If Fish Could Walk . . .

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Tiktaalik has been touted as evidence of how a limbless fish could turn into an amphibian. The specialized front fins grabbed the headlines in 2006. With the recent discovery of well-preserved pelvises and a partial rear fin, researchers are rethinking their assumptions about that end of the story. Apparently the hind parts had more power than previously thought.1

Evolutionary scenarios had assumed fish crawled out of the water on their front fins and evolved “four wheel drive” later. But according to University of Chicago professor Neil Shubin, this evolution started before fish crawled onto land.1

Even with the less complete Tiktaalik fossils of 2006, creationists pointed out that modern lobe-finned fish have bones in their pelvic fins. A “robust” pelvic girdle and pelvic fins help these creatures move under water. It’s a huge jump to argue that the hind fins could later help them walk on land. Many new structures are needed to produce ambulatory limbs, including attachments to the creature’s backbone. Tiktaalik could swim quite well, and it was clearly a fish, not a land animal.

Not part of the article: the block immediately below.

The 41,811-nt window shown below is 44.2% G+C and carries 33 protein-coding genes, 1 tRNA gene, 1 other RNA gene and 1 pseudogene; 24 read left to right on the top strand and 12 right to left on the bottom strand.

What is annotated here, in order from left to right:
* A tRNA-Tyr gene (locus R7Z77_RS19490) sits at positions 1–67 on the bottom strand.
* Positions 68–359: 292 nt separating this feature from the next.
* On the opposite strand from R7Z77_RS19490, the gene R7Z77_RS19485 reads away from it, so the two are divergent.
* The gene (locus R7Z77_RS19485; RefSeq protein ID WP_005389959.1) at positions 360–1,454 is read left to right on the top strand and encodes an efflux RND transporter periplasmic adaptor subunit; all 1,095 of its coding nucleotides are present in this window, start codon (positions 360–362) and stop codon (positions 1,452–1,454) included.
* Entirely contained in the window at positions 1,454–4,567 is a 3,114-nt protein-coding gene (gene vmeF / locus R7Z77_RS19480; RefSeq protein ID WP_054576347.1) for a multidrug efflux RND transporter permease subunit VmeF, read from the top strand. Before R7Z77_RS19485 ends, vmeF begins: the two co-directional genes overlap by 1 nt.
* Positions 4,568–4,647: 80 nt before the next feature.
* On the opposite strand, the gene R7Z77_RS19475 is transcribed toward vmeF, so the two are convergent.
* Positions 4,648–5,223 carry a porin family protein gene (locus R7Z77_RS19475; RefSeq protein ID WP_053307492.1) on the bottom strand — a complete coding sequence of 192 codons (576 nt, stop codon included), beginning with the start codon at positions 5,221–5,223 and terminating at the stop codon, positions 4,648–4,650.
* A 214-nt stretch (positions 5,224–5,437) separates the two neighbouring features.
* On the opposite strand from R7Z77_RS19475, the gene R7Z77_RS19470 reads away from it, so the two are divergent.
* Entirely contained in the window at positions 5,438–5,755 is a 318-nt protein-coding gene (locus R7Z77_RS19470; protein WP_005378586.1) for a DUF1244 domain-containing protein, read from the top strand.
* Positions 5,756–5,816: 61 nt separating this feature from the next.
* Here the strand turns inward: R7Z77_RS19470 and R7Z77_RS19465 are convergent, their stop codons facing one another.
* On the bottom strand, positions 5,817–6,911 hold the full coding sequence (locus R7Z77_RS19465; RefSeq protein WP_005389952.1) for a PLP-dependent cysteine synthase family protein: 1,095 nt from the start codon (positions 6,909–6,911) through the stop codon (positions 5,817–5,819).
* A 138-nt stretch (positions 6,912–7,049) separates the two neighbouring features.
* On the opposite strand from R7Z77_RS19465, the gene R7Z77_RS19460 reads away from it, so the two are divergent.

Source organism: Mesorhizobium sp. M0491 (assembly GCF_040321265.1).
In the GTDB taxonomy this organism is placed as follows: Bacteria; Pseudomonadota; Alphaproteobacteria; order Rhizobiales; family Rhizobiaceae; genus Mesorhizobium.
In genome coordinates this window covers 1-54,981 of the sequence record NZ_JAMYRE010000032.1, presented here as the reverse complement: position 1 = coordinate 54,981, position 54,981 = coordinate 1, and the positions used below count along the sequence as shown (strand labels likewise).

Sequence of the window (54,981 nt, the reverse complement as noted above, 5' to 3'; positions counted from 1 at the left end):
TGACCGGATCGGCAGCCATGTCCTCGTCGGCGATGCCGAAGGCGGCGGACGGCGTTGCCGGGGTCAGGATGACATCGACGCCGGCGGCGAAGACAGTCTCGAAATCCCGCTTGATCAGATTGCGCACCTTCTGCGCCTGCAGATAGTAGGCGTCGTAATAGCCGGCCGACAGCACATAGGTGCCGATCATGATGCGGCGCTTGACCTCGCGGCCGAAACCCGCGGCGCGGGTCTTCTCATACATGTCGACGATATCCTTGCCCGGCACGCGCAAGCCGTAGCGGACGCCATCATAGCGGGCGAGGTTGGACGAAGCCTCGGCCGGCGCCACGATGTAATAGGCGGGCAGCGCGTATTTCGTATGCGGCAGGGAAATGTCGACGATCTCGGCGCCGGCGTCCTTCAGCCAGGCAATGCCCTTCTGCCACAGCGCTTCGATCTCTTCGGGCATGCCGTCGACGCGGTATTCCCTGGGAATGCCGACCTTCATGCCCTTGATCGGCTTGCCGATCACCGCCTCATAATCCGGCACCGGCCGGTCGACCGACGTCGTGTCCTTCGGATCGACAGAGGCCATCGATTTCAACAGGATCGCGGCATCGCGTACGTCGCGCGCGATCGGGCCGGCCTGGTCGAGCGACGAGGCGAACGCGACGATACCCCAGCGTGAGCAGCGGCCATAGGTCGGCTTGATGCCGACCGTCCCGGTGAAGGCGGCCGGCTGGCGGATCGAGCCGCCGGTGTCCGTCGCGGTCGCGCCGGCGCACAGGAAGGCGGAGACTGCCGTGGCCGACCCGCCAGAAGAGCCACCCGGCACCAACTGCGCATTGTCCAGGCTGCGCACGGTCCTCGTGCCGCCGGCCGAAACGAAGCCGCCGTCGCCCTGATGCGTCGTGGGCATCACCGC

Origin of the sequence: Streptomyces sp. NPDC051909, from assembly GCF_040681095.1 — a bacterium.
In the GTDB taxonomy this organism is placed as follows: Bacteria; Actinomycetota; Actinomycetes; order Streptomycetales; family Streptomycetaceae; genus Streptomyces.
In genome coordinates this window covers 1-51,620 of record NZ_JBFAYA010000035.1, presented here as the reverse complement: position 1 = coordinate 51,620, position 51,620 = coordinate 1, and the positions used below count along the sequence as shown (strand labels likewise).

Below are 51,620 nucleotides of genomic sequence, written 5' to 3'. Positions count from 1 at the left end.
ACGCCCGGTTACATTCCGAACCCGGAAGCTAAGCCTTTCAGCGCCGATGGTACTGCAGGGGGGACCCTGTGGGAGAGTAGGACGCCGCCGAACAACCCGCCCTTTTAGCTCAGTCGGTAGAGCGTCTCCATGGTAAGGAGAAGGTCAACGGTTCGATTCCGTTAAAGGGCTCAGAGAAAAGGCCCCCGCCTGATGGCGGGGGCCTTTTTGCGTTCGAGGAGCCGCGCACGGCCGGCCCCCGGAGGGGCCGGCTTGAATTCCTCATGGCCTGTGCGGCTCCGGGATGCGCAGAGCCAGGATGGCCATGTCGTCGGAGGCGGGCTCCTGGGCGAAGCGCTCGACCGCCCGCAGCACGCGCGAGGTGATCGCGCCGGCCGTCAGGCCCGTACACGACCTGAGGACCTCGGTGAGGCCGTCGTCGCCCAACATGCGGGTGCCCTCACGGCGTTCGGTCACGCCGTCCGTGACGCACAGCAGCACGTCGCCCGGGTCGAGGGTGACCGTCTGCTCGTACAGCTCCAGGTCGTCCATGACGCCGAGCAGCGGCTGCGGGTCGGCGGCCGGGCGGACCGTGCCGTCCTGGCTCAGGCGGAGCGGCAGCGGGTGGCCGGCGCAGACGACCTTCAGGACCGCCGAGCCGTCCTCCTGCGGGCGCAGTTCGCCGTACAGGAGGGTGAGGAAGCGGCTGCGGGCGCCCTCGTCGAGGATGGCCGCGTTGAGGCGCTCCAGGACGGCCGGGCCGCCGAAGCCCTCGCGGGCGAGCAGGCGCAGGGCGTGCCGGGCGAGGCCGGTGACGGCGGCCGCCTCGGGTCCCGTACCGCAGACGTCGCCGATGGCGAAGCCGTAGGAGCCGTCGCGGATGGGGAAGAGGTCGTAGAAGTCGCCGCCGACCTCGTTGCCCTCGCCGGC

From the Bible, we know creeping things were created on Day Six of Creation Week, while fish were formed on Day Five. These biblical differences remain distinct in both living animals and the fossils.

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Footnotes

  1. http://www.sciencedaily.com/releases/2014/01/140113154211.htm

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